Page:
The Mashup Class

It was Richard Florida – author, professor and researcher, that coined the phrase “The Creative Class.” A concept that identifies the essential elements required for urban revitalization: Technology, Talent and Tolerance – The three Ts.

Cities must invest in technology, nurture talent and be tolerant or accepting of diversity for creative people to come live, work and play. The growth and prosperity of a city is dependent on these attributes because they attract a unique group of people – The Creative Class. This concept fascinated me for the past six or seven years, it occupied many of my thoughts and influenced many of my actions during a time when I moved from Detroit to Boston to Cleveland.

Another concept that I’ve been following for the past few years is The Creator Class. Another set of three words enriched with alliteration: Creators, Communities and Companies – The three Cs. This concept was devised by Piers Fawkes of PSFK, it analyzes the intersection of these areas and how they affect culture.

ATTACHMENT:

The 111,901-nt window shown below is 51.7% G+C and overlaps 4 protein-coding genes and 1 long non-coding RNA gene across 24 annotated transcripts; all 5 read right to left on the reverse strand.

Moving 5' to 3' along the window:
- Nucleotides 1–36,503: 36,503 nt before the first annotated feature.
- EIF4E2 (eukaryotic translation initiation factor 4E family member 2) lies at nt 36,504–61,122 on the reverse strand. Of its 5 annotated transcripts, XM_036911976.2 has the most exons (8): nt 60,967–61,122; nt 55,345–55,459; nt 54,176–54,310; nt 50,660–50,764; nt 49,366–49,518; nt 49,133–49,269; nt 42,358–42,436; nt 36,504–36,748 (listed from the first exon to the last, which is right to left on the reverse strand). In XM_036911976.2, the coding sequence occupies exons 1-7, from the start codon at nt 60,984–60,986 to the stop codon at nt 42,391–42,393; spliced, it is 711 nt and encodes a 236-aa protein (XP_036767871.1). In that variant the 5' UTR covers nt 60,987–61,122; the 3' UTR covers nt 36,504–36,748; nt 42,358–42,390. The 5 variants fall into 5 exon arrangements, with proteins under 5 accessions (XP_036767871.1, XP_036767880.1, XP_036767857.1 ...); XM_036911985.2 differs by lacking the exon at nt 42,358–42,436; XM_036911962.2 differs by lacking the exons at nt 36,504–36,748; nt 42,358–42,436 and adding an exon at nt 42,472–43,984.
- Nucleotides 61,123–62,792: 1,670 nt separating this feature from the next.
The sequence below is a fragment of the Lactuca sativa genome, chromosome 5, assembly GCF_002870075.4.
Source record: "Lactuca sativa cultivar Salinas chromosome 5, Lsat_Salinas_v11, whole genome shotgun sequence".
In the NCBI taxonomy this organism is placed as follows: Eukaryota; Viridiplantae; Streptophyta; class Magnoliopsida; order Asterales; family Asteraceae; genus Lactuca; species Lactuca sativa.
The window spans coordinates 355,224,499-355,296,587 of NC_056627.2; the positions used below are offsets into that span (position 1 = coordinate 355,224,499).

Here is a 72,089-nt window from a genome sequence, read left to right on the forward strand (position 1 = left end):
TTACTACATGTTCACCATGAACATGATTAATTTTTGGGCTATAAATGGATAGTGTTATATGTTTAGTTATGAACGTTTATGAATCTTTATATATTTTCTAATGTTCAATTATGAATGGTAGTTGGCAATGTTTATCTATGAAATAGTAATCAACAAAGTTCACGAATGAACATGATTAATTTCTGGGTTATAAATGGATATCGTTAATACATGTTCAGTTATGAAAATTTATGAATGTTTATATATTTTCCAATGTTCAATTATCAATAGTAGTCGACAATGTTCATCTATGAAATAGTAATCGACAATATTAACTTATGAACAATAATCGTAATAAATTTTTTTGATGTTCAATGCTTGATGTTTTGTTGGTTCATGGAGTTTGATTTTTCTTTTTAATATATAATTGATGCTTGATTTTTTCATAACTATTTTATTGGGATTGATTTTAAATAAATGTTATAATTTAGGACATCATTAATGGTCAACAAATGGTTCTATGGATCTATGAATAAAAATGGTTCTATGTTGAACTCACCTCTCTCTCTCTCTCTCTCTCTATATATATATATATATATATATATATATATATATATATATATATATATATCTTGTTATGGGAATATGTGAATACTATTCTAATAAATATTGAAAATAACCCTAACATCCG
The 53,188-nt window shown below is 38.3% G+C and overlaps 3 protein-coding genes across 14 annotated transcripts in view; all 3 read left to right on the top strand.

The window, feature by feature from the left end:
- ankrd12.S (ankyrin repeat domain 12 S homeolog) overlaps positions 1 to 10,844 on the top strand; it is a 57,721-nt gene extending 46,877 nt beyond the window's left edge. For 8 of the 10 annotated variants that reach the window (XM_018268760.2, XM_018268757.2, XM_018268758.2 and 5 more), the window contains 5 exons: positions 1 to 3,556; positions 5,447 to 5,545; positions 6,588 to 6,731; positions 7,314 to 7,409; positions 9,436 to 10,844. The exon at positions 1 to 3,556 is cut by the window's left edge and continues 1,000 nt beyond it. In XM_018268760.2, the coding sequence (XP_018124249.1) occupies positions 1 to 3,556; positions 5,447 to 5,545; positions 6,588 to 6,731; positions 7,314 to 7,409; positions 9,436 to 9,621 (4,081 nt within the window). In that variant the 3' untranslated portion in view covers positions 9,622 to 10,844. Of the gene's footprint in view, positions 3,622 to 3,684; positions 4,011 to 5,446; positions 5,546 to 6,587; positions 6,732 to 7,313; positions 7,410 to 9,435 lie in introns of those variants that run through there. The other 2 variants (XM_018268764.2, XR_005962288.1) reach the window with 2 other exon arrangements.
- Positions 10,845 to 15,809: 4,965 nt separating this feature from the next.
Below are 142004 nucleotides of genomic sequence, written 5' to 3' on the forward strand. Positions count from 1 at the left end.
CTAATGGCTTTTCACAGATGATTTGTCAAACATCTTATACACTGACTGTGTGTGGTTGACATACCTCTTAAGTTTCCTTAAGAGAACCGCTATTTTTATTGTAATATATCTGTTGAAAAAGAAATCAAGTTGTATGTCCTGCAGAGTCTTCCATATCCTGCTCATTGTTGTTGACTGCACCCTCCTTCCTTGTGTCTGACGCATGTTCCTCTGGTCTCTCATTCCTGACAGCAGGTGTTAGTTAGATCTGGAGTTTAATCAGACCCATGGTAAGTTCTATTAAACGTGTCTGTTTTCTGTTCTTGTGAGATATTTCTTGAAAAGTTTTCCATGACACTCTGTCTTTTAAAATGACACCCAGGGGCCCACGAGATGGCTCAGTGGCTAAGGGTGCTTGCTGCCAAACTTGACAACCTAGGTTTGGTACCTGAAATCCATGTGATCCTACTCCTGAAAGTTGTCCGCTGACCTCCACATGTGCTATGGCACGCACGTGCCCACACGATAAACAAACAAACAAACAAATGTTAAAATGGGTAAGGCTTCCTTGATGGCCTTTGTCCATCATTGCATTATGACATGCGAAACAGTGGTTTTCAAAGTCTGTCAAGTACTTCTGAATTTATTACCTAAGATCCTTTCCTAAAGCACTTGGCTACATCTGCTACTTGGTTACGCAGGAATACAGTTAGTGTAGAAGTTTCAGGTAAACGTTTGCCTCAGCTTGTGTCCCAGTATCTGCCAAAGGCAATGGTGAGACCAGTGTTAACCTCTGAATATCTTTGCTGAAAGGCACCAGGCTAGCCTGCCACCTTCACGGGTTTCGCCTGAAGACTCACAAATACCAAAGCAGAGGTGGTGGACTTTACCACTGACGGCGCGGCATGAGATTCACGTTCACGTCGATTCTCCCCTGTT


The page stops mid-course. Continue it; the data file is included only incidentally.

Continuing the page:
Members of this community leverage digital distribution, thrive in niches, market via networking and collaborate. I found this concept particularly interesting when looking at the world of advertising, due to the creation of new agencies like Victors & Spoils, co: and Made by Many, and also open innovation groups like The PurpleList or Behance Network. However, it was another kind of Creator that attracted my attention and ignited my curiosity over the past few years: The mashup artist. People like Banksy, Poster Boy and Girl Talk, who blurred the lines of creation by mashing original and borrowed works to a point where the originator was indistinguishable and remixed everything, even culture.